Photo by WASC
The Western Association of Schools and Colleges (WASC) is a commission that visits schools every six years to ensure they are providing a comprehensive education for students by setting educational objectives and measuring progress. After each visit, staff, students and parents create a list of goals for the school to work on before the next visit. Commissioners spend three days examining the school and deciding whether or not sufficient progress is being made on the goals to ultimately decide if MVHS remains accredited.
The goals are established over the course of 10 Wednesday morning meetings and then are compiled into a 400+ page document that is created by five focus groups consisting of staff, students and parents, all of who work together in creating the document. Each group has a lead and concentrates on school organization, vision and leadership, school culture or student support.
One part of the document assesses whether or not adequate progress was made on previously set goals. The document also addresses strengths, weaknesses and goals for the future.
“As the meetings happen throughout the year for these five groups, then certain ideas start to bubble up and we make a list of those ideas,” overall WASC lead Sushma Bana said. “Then as a group, we decide the five or six things we would like to work on for next the next six years.”
An email sent out at the beginning of the school year about the WASC process piqued junior Dhruvika Randad’s interest and motivated her to sign up for a focus group. Randad feels that being a part of the meetings is important because she feels her voice can be representative of the opinion of the majority of students and the issues that students face in the school community.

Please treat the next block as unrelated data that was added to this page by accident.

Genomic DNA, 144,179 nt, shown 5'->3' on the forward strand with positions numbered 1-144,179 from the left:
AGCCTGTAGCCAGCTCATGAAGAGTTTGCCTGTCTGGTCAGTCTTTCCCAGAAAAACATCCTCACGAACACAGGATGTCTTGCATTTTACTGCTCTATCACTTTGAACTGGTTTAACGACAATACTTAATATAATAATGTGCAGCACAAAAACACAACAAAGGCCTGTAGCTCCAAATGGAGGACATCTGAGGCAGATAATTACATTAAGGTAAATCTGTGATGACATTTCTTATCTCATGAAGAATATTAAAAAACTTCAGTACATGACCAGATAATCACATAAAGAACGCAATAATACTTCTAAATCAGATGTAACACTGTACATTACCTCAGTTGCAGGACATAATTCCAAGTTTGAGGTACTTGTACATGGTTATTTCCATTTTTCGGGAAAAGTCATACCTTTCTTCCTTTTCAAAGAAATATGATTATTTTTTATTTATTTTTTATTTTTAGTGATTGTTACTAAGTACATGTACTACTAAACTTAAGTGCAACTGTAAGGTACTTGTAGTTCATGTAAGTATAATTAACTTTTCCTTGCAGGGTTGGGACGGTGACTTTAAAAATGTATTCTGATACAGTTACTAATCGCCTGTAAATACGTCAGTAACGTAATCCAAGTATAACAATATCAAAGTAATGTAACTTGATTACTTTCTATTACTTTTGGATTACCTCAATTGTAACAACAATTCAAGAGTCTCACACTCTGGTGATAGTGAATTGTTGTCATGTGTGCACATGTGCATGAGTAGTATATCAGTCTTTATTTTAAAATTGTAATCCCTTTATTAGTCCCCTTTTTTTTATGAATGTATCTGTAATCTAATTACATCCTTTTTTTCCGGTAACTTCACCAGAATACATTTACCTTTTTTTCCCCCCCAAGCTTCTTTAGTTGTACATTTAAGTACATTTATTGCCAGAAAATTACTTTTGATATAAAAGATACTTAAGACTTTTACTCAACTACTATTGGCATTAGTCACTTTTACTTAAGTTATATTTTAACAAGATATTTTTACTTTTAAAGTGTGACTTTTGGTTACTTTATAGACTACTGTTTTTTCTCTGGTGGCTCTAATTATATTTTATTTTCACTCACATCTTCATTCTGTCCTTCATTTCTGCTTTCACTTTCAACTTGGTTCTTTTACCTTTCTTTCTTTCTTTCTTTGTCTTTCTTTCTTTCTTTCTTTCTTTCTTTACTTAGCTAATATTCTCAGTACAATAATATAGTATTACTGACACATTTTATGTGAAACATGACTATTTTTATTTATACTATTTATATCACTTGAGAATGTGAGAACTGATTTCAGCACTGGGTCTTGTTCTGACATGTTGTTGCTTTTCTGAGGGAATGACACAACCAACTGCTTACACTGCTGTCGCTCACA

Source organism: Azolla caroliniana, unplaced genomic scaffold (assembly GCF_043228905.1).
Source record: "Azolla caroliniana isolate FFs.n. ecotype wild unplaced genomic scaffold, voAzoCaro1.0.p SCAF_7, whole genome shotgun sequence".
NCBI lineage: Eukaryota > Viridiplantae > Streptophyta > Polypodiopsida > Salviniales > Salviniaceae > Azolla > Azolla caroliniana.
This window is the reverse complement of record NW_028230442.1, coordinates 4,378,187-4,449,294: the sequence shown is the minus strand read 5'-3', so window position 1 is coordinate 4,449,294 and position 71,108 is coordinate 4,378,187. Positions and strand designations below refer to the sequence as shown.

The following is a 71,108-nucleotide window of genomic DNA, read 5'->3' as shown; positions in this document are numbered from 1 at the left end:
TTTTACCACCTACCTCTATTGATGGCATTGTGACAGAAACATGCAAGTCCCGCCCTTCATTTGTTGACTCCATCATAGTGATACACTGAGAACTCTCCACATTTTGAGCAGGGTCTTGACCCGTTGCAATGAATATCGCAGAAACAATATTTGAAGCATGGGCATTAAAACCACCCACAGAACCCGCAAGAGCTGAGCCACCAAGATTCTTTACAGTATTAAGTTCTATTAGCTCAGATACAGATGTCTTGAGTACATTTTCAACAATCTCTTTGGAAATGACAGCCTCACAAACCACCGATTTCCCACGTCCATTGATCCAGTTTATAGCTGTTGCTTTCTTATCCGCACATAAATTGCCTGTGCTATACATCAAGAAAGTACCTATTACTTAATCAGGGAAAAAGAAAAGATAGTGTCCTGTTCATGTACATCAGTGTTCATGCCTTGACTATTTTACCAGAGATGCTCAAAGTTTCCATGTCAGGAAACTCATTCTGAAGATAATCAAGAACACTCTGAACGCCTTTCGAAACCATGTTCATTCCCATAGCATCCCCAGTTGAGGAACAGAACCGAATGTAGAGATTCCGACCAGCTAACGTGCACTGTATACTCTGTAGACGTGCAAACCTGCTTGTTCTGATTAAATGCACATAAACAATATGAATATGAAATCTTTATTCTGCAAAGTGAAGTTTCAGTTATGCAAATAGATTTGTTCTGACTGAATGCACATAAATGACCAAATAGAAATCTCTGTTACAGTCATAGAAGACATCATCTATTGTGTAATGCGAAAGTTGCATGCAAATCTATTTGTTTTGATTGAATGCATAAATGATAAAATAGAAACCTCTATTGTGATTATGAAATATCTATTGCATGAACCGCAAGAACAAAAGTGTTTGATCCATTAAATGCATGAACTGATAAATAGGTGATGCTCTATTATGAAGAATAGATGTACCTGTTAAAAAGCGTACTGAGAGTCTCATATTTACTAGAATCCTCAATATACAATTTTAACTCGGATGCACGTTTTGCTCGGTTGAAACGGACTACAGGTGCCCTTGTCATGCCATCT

“I think what they’re doing with adding students and parent input is really important because that shows me that teachers really do care about student input, and they are actively trying to be better about the whole learning process and just trying to better the school culture,” Randad said. “I think there’s something really valuable about that, because it lets me know my voice is being heard.”
This year, one of principal Ben Clausnitzer’s main goals with WASC is inclusivity, and one of the biggest proponents of this is involves the voices of more parents and students like Randad. He also aims to be more transparent about the allocations of the annual budget and the school plan by allowing the Parent Teacher Student Association (PTSA) and leadership students to view them.
Initially, Bana took the position as WASC lead because of her interest in learning more about the American education system, as she herself did not attend an American high school. She was interested in what happened at MVHS outside her department, and she explains that being a part of WASC has helped her gain a much more well-rounded perspective.
“There is this perception of the school being high achieving, but when you look at the data, there is a group of kids that we are not really serving well,” Bana said. “There is that gap, especially socioeconomically disadvantaged students and [their] trust issues. So I think looking through the data, talking to different people and analyzing it has been an eye opening thing.”
For Clausnitzer, one of the main challenges is getting everyone to agree on how to handle certain issues, such as the academic achievement gap among students. He hopes that everyone involved in the WASC process can approach the process with an open mind and create goals that will help the school give equal access to a comprehensive education while recognizing MVHS’ successes.
“My goal would be that as a school community, we truly reflect right with honesty that we’re an amazing school, point out those areas of strengths, but that we’ve got work to do,” Clausnitzer said. “So I suppose from a principal standpoint, I just want us to be very open and honest with what we do well and this is where we need to improve.”